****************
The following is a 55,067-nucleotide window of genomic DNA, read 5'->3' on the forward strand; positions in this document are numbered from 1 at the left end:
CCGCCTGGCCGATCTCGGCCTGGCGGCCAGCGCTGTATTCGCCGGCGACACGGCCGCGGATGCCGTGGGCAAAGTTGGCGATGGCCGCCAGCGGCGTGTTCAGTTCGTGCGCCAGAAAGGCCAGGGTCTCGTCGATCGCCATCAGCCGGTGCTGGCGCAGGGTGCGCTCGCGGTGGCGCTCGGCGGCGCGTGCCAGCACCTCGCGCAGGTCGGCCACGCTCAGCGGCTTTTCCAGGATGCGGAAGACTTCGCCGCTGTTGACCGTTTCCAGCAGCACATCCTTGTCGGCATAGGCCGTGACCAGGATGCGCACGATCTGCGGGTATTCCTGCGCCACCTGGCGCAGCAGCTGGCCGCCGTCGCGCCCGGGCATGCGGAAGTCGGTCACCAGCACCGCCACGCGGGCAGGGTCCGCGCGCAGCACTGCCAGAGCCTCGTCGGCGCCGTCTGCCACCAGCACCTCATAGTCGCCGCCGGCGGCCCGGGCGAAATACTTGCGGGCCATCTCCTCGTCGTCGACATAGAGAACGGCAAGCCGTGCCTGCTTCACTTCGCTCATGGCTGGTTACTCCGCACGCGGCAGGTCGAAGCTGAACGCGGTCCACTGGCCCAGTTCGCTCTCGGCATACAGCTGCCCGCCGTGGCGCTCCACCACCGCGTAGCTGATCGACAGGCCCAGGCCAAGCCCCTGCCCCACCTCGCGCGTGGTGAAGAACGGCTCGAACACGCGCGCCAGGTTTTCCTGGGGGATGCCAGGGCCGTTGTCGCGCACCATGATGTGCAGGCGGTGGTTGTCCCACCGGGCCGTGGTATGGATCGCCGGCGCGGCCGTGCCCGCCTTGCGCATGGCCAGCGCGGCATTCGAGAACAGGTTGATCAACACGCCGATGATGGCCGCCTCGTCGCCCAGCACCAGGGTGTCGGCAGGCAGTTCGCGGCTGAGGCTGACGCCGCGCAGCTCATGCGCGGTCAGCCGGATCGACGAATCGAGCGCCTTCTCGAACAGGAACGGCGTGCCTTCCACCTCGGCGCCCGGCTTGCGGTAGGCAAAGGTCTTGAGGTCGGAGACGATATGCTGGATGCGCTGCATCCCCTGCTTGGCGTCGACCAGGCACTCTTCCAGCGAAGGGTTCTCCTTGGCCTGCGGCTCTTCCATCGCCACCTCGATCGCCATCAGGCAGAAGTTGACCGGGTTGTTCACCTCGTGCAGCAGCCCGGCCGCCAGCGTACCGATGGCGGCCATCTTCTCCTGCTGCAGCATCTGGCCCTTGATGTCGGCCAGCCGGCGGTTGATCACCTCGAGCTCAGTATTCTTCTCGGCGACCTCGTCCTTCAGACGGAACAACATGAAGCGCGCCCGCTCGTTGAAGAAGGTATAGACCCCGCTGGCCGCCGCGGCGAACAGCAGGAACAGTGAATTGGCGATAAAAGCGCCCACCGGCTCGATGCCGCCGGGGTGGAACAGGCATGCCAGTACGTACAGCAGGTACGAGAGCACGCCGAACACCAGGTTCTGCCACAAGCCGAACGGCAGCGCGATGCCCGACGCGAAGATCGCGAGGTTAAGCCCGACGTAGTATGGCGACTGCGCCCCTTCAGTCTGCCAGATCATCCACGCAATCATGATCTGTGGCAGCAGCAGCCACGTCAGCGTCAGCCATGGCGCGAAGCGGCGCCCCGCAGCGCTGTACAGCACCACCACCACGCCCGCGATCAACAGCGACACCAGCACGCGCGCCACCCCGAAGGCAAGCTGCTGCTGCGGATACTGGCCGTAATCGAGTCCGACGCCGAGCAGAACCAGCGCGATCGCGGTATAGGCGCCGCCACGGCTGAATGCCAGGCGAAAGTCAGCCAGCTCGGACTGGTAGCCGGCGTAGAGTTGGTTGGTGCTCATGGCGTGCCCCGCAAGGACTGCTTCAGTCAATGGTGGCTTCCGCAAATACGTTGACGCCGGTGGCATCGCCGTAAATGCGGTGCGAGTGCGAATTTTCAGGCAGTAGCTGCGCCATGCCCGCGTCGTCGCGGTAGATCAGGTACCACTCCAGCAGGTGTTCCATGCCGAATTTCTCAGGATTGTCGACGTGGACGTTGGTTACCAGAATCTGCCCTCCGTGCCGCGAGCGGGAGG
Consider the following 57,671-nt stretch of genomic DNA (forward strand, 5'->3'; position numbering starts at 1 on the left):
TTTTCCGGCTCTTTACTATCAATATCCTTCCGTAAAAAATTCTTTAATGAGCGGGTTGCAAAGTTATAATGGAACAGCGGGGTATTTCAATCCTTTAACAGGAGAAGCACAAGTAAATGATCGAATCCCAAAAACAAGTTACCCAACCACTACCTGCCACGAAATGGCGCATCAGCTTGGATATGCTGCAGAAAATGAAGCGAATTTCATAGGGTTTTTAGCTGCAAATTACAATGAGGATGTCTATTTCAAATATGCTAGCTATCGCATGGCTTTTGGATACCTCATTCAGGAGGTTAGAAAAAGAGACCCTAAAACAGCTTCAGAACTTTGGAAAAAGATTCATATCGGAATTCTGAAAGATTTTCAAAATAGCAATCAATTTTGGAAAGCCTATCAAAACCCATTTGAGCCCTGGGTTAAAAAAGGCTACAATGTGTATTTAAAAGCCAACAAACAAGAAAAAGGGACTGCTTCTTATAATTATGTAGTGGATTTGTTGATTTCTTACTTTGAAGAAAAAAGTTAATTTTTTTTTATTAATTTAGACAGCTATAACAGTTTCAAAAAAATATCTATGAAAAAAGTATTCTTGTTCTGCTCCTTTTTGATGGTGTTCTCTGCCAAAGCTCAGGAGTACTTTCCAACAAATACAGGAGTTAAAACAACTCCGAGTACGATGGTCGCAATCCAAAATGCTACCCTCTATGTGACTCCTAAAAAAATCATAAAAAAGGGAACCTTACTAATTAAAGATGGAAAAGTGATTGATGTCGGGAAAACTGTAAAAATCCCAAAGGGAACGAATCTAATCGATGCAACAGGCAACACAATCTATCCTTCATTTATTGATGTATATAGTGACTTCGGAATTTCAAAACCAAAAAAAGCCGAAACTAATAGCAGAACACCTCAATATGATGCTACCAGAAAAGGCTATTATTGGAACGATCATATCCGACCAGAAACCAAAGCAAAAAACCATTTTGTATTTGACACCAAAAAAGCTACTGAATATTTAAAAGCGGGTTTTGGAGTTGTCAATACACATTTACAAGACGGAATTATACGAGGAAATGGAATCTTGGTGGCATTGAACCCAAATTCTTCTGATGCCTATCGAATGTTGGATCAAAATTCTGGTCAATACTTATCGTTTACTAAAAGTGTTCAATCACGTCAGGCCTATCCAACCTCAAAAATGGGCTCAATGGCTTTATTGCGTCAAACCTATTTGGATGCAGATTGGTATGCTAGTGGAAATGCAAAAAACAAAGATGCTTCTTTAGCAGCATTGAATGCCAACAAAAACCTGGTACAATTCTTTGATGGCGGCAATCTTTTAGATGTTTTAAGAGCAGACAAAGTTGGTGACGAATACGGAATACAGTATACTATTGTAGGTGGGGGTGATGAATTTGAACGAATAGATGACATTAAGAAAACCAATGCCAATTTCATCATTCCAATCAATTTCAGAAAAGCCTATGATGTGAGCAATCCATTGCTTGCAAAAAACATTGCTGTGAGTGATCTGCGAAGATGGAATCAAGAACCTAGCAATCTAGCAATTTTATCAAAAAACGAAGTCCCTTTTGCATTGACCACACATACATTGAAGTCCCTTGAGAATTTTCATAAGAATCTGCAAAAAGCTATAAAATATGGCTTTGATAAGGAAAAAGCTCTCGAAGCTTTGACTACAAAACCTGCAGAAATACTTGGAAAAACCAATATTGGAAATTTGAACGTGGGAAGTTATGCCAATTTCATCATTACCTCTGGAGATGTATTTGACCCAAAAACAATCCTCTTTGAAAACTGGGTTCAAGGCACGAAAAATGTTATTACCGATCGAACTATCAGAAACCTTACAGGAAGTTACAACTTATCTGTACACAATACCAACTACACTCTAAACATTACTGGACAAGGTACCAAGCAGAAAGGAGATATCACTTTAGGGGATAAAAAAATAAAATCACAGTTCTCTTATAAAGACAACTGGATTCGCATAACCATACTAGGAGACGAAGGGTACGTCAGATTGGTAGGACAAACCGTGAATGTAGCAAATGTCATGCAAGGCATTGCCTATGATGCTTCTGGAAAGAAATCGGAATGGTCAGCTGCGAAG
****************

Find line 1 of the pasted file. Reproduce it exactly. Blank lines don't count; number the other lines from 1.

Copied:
The following is a 55,067-nucleotide window of genomic DNA, read 5'->3' on the forward strand; positions in this document are numbered from 1 at the left end: